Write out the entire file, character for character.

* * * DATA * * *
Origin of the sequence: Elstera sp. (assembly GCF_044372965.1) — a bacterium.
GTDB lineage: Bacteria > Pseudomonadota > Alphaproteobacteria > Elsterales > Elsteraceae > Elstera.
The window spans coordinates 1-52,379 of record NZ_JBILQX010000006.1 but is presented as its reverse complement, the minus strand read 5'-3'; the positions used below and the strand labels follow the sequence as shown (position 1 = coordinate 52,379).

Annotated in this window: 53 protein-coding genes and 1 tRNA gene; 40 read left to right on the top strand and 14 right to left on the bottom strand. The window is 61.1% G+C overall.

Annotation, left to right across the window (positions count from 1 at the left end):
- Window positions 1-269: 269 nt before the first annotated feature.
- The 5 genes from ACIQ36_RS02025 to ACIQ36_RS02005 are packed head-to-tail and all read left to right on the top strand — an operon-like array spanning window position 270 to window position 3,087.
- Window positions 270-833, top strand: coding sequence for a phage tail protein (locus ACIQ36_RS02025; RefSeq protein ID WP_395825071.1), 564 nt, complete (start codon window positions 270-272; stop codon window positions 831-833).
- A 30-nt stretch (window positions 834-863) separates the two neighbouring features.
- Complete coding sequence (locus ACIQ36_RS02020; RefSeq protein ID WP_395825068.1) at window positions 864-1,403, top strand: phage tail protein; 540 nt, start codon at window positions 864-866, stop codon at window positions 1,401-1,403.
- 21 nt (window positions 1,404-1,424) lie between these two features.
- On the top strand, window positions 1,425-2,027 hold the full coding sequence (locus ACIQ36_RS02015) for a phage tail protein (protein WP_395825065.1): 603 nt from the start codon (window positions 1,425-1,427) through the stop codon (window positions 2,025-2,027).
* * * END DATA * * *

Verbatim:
Origin of the sequence: Elstera sp. (assembly GCF_044372965.1) — a bacterium.
GTDB lineage: Bacteria > Pseudomonadota > Alphaproteobacteria > Elsterales > Elsteraceae > Elstera.
The window spans coordinates 1-52,379 of record NZ_JBILQX010000006.1 but is presented as its reverse complement, the minus strand read 5'-3'; the positions used below and the strand labels follow the sequence as shown (position 1 = coordinate 52,379).

Annotated in this window: 53 protein-coding genes and 1 tRNA gene; 40 read left to right on the top strand and 14 right to left on the bottom strand. The window is 61.1% G+C overall.

Annotation, left to right across the window (positions count from 1 at the left end):
- Window positions 1-269: 269 nt before the first annotated feature.
- The 5 genes from ACIQ36_RS02025 to ACIQ36_RS02005 are packed head-to-tail and all read left to right on the top strand — an operon-like array spanning window position 270 to window position 3,087.
- Window positions 270-833, top strand: coding sequence for a phage tail protein (locus ACIQ36_RS02025; RefSeq protein ID WP_395825071.1), 564 nt, complete (start codon window positions 270-272; stop codon window positions 831-833).
- A 30-nt stretch (window positions 834-863) separates the two neighbouring features.
- Complete coding sequence (locus ACIQ36_RS02020; RefSeq protein ID WP_395825068.1) at window positions 864-1,403, top strand: phage tail protein; 540 nt, start codon at window positions 864-866, stop codon at window positions 1,401-1,403.
- 21 nt (window positions 1,404-1,424) lie between these two features.
- On the top strand, window positions 1,425-2,027 hold the full coding sequence (locus ACIQ36_RS02015) for a phage tail protein (protein WP_395825065.1): 603 nt from the start codon (window positions 1,425-1,427) through the stop codon (window positions 2,025-2,027).